In May, the Saudi government announced a ban on the use of loudspeakers for the traditional call to prayer and sermons at mosques. The order requires a two-thirds reduction in volume.
However, a little-known religious leader who criticized the decision in an online article was subsequently arrested by the government.
On a positive note, the head of the federation representing Saudi businesses announced that shops, restaurants, and other enterprises can now remain open during prayer times. This is a significant development in a country where businesses have closed five times a day for decades.
Critics argue that the Saudi government’s recent reforms, including the ban on loudspeakers, are part of a strictly top-down approach to governance. Religious leaders who do not agree with the government have been arrested since 2017, making it clear that all schools of thought will be targeted unless they align with the government.
This crackdown on dissent is seen as an attempt by Crown Prince Mohammed bin Salman to rewrite the power-sharing arrangement between the ruling family and the clerical establishment, which created the kingdom.
While some fear that these measures could unravel the fabric of the kingdom’s Islamic identity, many are hesitant to speak out due to the risk of arrest and the danger it poses to themselves and their families.
The recent ban on loudspeakers for the traditional call to prayer and sermons at mosques in Saudi Arabia has sparked debate and controversy both within the country and around the world. The move is part of a wider push for modernization and reform by Crown Prince Mohammed bin Salman, who has been gradually loosening some of the country’s strict social and religious restrictions in recent years.
While some see the ban as a positive step towards a more open and tolerant society, others argue that it is a top-down approach to governance that threatens the country’s traditional Islamic identity.
One of the main criticisms of the ban is that it was imposed without any consultation or input from religious leaders or the wider community. This has led some to question whether it is an attempt by the government to exert greater control over religious practices in the country, at the expense of the traditional role of the clerical establishment.
Another concern is that the ban could further marginalize conservative elements in Saudi society who feel that their voices are not being heard by the government. This could exacerbate existing tensions between different factions in the country and create a more polarized and divided society.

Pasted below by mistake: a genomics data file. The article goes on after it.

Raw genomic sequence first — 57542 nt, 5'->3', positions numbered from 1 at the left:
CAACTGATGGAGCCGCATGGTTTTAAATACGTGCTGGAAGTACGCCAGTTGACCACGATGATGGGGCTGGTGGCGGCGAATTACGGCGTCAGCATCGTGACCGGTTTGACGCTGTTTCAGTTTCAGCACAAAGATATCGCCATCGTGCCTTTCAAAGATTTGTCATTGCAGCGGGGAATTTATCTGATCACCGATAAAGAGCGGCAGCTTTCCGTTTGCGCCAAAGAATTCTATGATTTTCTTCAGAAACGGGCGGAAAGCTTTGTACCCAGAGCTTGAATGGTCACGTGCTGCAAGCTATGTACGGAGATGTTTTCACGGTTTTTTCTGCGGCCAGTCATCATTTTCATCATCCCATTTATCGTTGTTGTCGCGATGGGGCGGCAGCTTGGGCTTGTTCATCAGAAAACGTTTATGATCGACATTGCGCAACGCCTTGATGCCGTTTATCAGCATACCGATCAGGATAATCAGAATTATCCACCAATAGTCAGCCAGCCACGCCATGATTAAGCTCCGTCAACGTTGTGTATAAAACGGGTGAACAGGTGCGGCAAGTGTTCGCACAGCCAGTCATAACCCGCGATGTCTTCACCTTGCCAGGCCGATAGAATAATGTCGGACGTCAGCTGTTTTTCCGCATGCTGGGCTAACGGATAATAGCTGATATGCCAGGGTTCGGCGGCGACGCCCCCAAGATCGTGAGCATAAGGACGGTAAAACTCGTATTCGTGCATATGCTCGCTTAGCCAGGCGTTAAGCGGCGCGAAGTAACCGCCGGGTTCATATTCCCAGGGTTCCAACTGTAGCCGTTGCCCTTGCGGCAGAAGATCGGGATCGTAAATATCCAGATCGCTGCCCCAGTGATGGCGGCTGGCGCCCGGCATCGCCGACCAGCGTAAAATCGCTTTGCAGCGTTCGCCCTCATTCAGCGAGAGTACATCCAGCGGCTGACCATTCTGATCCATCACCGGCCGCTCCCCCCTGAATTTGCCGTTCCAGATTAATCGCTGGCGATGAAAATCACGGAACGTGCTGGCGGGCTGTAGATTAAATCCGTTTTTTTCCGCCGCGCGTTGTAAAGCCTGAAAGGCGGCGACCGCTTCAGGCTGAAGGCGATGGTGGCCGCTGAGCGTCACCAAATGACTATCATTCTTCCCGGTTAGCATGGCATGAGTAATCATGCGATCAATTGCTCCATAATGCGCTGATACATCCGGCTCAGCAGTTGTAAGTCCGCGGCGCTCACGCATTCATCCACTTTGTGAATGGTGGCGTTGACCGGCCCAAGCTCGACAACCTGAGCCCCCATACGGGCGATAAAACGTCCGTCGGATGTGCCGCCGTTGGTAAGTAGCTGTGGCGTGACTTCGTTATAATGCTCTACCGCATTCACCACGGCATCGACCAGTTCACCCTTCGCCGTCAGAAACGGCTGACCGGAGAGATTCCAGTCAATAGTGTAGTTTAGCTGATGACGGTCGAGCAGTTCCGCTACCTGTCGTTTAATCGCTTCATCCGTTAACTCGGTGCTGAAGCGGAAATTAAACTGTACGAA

However, supporters of the ban argue that it is necessary to address the issue of noise pollution in cities and towns across the country. The loudspeakers used for the call to prayer and sermons can be heard over long distances and at all times of day and night, which can be disruptive to residents who are not Muslim or who may not wish to participate in religious activities.
The ban is also seen as a way to promote greater religious tolerance and understanding in the country, by encouraging Muslims to attend mosques in person rather than relying on the loudspeaker to remind them of prayer times.
In addition to the ban on loudspeakers, the Saudi government has also announced other measures aimed at modernizing the country’s social and religious practices. These include allowing women to drive and attend sports events, as well as relaxing dress codes for women in public places.
However, critics argue that these reforms are being imposed from above, without any real engagement with the wider community or with religious leaders. This has led to concerns that the government’s approach is authoritarian and undemocratic, and that it could ultimately undermine the country’s traditional social and religious structures.
Despite these concerns, there are signs that the Saudi people are generally supportive of the government’s modernization efforts. A recent survey found that the majority of Saudis support the lifting of restrictions on women’s rights and are in favor of greater religious tolerance.
However, there is also a sense that these changes need to be accompanied by greater transparency and accountability on the part of the government. Many Saudis are calling for more engagement with civil society and religious leaders, as well as greater protection for human rights and political freedoms.
Ultimately, the success of the Saudi government’s modernization efforts will depend on its ability to balance the need for change with the need to respect the country’s traditional values and identity. If done correctly, these reforms could help to create a more open, tolerant, and prosperous society in Saudi Arabia, but if mishandled they could lead to further polarization and conflict.